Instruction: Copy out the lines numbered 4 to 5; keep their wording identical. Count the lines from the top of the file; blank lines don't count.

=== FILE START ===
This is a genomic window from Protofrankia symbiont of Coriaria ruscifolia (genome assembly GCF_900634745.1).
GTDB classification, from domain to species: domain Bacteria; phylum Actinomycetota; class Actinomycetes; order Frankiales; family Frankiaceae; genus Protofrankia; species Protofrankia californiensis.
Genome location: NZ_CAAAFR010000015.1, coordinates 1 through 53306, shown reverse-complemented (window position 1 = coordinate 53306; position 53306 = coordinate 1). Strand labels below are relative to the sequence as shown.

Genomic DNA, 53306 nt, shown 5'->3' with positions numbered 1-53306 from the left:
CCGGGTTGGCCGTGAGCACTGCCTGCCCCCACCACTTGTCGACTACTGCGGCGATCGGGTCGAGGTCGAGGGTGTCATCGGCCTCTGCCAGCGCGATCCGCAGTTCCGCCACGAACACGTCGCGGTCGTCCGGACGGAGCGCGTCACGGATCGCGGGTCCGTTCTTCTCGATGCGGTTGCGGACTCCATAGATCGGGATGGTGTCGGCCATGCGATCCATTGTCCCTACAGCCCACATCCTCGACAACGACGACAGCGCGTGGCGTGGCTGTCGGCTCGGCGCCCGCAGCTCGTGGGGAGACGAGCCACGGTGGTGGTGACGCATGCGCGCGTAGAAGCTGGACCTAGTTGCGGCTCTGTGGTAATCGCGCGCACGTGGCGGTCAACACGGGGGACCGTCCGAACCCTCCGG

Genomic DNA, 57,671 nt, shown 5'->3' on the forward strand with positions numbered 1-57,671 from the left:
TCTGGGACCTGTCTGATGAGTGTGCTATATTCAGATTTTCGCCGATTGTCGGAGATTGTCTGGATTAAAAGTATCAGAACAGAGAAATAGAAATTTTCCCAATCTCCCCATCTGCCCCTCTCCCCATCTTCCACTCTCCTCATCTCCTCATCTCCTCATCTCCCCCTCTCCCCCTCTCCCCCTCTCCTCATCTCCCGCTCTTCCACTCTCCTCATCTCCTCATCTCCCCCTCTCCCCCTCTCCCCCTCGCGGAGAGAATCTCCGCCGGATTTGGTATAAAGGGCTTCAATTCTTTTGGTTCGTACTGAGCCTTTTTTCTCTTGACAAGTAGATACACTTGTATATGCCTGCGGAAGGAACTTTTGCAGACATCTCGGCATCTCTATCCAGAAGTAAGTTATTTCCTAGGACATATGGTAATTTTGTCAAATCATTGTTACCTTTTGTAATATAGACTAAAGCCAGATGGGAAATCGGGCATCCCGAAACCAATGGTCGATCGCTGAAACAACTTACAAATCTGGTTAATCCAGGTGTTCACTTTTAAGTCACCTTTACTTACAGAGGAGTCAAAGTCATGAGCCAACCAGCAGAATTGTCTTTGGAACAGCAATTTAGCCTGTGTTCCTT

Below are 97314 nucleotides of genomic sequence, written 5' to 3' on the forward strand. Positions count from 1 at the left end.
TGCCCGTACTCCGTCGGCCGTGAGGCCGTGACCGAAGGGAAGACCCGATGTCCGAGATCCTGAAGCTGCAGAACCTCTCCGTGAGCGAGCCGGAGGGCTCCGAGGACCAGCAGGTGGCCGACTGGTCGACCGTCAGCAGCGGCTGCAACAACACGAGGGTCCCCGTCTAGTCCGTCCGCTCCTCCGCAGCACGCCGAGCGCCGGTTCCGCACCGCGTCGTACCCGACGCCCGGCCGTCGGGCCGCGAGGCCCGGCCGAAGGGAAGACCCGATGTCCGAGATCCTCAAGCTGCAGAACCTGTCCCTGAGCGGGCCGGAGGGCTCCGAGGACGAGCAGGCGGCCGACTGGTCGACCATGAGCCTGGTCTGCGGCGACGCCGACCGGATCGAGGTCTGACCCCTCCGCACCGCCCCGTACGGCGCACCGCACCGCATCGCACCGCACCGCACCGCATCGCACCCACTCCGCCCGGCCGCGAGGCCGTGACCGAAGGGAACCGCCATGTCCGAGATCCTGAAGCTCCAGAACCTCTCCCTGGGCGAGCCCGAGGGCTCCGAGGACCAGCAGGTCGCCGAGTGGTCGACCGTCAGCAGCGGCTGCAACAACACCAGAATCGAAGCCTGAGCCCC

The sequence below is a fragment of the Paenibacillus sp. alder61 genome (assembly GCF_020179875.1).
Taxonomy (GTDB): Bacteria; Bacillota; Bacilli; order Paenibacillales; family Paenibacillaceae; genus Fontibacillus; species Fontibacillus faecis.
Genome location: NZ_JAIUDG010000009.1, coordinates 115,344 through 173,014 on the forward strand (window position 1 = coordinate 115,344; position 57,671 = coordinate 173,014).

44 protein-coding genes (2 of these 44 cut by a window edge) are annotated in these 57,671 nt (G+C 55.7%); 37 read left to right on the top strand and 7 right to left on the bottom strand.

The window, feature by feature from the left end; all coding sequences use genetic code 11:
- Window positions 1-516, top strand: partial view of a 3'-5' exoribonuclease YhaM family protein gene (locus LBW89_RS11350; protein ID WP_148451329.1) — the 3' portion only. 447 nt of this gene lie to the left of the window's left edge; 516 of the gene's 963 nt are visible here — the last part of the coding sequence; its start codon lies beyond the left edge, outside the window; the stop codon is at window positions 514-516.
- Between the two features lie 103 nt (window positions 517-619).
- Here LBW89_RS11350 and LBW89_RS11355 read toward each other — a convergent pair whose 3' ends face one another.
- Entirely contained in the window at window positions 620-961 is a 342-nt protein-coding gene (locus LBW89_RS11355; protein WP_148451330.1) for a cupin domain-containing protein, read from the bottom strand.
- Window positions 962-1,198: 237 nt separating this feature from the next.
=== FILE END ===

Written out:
Genomic DNA, 53306 nt, shown 5'->3' with positions numbered 1-53306 from the left:
CCGGGTTGGCCGTGAGCACTGCCTGCCCCCACCACTTGTCGACTACTGCGGCGATCGGGTCGAGGTCGAGGGTGTCATCGGCCTCTGCCAGCGCGATCCGCAGTTCCGCCACGAACACGTCGCGGTCGTCCGGACGGAGCGCGTCACGGATCGCGGGTCCGTTCTTCTCGATGCGGTTGCGGACTCCATAGATCGGGATGGTGTCGGCCATGCGATCCATTGTCCCTACAGCCCACATCCTCGACAACGACGACAGCGCGTGGCGTGGCTGTCGGCTCGGCGCCCGCAGCTCGTGGGGAGACGAGCCACGGTGGTGGTGACGCATGCGCGCGTAGAAGCTGGACCTAGTTGCGGCTCTGTGGTAATCGCGCGCACGTGGCGGTCAACACGGGGGACCGTCCGAACCCTCCGG